Postcards from the End of America (Paperback)
Special Order - may be out of print
Roaming the country by bus and train, on a budget and without any institutional support, Linh Dinh set out to document, in words and pictures, what life is like for people. From Los Angeles, Cheyenne, Portland, and New Orleans, to Jackson and Wolf Point--Linh walked miles and miles through unfamiliar neighborhoods, talking to whoever would talk to him: the homeless living in tent cities, the peddlers, the protestors, the public preachers, the prostitutes. With the uncompromising eye of a Walker Evans or a Dorothea Lange, and the indomitable, forthright prose of a modern-day Nelson Algren or James Agee, Dinh documents the appalling and the absurd with warmth and honesty, giving voice to America's often forgotten citizens and championing the awesome strength it takes to survive for those on the bottom.
Growing out of a photo and political writing blog Linh has maintained since 2009, Postcards from the End of America is an unflinching diary of what Linh sees as the accelerating collapse of America. Tracking the economic, political, and social unraveling--from the casinos to the abandoned factories and over all the sidewalks in between--with a poet's incisive tongue, Linh shows us the uncanny power of the people in the face of societal devastation.
About the Author
A recipient of a Pew Foundation grant, a David T. Wong Fellowship, a Lannan Residency and, most recently, the Asian American Literary Award, LINH DINH was born in Saigon in 1963 and emigrated to the United States in 1975. An acclaimed and provocative writer of short stories and contemporary fables, he is also the author of several books of poems and a novel, Love Like Hate. Linh has edited the anthologies Night, Again: Contemporary Fiction from Vietnam and Three Vietnamese Poets. His collection of stories, Blood and Soap was chosen by the Village Voice as one of the Best Books of 2004. Linh's nonfiction essays have been published regularly at Unz Review, LewRockwell, Intrepid Report and CounterCurrents, and his blog, Postcards from the End of America (linhdinhphotos.blogspot.com), is followed by thousands of readers. He has also published widely in Vietnamese.
"Linh Dinh's Postcards from the End of America is a collection of some of the most brilliant observations penned on the terminal decline of the American empire. He gives a voice to those rendered invisible by a bankrupt corporate press. He has an unflinching honesty, refusing to romanticize the poor while also writing with great empathy about their lives. He lays bare the predatory evil of corporate capitalism, the death of liberty engendered by our security and surveillance state and the human cost of our system of inverted totalitarianism. He would make George Orwell or Joseph Roth proud. There are few writers in America I admire more." —Chris Hedges, author of Wages of Rebellion: The Moral Imperative of Revolt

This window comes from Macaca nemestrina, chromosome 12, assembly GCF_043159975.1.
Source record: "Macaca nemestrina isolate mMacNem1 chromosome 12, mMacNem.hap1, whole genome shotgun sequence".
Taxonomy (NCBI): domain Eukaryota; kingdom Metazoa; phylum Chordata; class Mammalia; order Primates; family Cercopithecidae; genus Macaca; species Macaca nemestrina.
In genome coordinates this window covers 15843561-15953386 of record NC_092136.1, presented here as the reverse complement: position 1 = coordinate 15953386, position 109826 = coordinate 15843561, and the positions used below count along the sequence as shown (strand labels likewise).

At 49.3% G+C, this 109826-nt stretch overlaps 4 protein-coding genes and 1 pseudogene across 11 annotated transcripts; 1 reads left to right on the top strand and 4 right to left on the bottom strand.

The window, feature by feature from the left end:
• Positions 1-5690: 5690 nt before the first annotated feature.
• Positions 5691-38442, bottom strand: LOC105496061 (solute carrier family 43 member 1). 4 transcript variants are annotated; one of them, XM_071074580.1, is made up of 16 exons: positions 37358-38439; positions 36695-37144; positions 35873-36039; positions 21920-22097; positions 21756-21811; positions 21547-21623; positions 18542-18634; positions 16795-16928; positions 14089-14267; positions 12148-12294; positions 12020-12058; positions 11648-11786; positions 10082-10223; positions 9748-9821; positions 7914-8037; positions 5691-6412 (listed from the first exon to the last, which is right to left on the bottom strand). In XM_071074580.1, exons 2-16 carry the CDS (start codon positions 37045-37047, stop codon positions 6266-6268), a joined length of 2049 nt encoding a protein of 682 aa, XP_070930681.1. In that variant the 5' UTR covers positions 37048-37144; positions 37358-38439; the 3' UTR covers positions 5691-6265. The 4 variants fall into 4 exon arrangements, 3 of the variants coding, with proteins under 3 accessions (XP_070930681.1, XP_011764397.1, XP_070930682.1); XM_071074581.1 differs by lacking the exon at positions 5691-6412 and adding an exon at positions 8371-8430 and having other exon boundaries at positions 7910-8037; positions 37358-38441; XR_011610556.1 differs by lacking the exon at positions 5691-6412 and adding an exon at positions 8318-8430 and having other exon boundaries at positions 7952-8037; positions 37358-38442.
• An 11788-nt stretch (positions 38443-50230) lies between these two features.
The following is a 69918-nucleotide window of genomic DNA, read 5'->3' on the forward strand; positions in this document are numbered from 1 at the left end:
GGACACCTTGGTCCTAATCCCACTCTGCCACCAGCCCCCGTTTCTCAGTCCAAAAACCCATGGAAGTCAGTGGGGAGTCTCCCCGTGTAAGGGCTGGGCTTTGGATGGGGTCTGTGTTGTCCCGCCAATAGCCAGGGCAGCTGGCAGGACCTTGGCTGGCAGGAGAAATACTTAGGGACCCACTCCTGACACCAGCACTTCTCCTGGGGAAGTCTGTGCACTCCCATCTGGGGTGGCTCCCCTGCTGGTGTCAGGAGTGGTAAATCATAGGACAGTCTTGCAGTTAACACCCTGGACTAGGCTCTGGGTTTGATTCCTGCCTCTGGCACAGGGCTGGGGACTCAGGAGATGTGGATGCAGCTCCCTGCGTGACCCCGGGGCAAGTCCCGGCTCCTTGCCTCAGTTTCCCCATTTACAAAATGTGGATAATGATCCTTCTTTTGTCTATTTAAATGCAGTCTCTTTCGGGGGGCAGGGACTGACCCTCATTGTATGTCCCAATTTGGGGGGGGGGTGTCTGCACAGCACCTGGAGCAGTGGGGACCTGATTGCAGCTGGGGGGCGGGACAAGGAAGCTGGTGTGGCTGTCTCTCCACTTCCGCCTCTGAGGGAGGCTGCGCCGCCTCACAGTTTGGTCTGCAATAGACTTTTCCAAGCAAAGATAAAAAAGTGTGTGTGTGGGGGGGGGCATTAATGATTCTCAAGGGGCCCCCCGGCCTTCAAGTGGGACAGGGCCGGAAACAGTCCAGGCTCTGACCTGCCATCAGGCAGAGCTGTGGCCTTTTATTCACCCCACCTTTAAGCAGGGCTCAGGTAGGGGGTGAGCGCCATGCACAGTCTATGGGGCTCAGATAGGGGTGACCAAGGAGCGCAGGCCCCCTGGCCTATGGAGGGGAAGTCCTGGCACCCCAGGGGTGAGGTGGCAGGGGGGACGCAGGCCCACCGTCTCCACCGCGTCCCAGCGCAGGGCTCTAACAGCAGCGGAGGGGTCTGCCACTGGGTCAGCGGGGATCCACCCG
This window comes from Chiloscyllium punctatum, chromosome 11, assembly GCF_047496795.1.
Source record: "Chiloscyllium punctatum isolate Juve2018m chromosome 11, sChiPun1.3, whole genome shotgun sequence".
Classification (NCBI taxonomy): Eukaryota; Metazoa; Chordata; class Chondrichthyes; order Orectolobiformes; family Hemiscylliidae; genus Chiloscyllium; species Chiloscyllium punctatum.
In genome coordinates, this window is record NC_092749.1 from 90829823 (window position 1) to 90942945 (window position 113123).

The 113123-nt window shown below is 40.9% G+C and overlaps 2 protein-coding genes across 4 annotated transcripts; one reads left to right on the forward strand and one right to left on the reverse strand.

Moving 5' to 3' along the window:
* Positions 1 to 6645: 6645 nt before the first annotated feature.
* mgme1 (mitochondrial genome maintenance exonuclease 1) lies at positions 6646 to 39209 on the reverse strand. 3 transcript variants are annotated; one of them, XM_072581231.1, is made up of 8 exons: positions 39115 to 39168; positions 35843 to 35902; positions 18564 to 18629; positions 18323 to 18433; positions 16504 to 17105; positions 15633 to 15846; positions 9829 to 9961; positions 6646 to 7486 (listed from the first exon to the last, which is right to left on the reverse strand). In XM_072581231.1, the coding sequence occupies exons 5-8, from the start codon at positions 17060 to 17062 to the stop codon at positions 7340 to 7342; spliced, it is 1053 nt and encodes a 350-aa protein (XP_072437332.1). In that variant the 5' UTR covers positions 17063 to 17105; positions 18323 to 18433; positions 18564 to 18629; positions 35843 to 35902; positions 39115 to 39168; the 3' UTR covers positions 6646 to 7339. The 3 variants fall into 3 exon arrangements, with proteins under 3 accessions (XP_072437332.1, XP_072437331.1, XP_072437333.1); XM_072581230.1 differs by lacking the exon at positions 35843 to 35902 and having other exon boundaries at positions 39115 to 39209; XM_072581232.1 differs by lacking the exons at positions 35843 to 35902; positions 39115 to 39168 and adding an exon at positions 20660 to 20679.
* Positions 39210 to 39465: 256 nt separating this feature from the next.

"Linh Dinh’s Postcards From the End of America, which chronicles a declining America through the author’s travels among the down and out. Perhaps many liberal and leftist writers think they should reach out to this part of our country, but Linh Dinh is one of the few to do it." —Viet Thanh Nguyen, answering "What do you plan to read next?" in The New York Times Book Review
"If this nation’s ego is represented by the politicians, then its collective unconscious is riding in the seat next to Linh Dinh’s on the Greyhound bus, or slumping on the neighboring stool in the dive bar. In these—what do we call them? new-journalist epistles? prose poems? revelatory philippics? absurdist love letters?—Dinh introduces us to the legion of people not encompassed by any candidate’s plan for economic recovery. This book is a howl of joy and a laugh of despair." —Matthew Sharpe, author of Jamestown and The Sleeping Father
"In today's celebrity-obsessed culture so focused on the antics of the wealthy and the famous, Linh Dinh stands as one of the only chroniclers of the gritty underside of our society, a very worthy successor to Jacob Riis of New York City's Gilded Age. In our increasingly impoverished country, if you want to understand the life of the other half—or the other two-thirds—there are few better guides to the texture of those dismal streets and alleys than Postcards from the End of America." —Ron Unz, Silicon Valley entrepreneur and publisher of The Unz Review
“Linh Dinh is already one of the secret masters of short fiction.” –Ed Park, editor of the Believer and author of Personal Days
“Dinh's abrupt epiphanies mix ADD with Thoreau's economy, Calvino's globe-trotting, and a pungent eroticism reminiscent of Kawabata's Palm-of-the-Hand Stories.” –Village Voice